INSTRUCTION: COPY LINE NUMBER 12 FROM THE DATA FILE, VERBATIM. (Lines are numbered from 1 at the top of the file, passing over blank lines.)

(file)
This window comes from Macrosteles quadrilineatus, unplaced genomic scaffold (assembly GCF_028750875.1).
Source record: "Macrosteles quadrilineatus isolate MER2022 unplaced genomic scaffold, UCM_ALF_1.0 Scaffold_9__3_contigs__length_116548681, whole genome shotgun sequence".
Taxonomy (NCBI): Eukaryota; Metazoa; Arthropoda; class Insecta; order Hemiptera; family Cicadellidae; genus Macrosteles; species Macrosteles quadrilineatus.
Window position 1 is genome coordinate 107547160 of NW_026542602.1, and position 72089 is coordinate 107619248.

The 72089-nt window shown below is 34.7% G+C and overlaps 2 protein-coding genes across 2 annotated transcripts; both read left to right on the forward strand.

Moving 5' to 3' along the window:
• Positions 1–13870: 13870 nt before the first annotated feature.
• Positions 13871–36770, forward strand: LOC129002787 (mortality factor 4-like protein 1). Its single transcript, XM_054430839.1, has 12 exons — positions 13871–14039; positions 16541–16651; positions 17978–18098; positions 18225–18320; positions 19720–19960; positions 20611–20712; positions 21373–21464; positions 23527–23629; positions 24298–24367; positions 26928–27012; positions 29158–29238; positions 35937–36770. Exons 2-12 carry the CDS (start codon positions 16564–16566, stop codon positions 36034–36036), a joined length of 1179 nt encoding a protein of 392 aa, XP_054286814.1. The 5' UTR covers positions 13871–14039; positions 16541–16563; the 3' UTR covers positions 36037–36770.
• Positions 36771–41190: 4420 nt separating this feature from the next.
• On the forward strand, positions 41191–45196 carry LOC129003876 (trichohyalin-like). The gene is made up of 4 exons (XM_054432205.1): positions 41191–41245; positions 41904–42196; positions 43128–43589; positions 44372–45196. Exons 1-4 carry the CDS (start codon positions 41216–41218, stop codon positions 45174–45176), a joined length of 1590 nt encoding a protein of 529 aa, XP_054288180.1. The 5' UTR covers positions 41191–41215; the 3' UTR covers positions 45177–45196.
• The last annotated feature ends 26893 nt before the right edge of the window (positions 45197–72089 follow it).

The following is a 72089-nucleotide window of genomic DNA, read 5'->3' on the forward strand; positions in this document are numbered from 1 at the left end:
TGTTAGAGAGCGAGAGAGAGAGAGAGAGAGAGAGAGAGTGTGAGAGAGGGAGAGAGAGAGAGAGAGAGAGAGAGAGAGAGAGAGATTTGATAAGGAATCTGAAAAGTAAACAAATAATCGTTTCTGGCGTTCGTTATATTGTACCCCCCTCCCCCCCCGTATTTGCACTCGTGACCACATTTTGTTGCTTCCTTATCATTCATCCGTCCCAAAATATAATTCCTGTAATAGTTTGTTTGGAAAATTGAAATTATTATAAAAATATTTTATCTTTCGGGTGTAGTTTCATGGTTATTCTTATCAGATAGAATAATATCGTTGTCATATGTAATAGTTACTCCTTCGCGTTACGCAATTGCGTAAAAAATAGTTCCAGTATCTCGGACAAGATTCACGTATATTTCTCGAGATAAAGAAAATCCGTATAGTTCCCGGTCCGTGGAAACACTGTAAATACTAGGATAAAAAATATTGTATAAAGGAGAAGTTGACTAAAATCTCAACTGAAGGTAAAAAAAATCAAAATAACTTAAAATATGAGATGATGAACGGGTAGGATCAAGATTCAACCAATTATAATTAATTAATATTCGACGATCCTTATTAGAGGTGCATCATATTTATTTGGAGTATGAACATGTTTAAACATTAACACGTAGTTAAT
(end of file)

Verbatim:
The following is a 72089-nucleotide window of genomic DNA, read 5'->3' on the forward strand; positions in this document are numbered from 1 at the left end: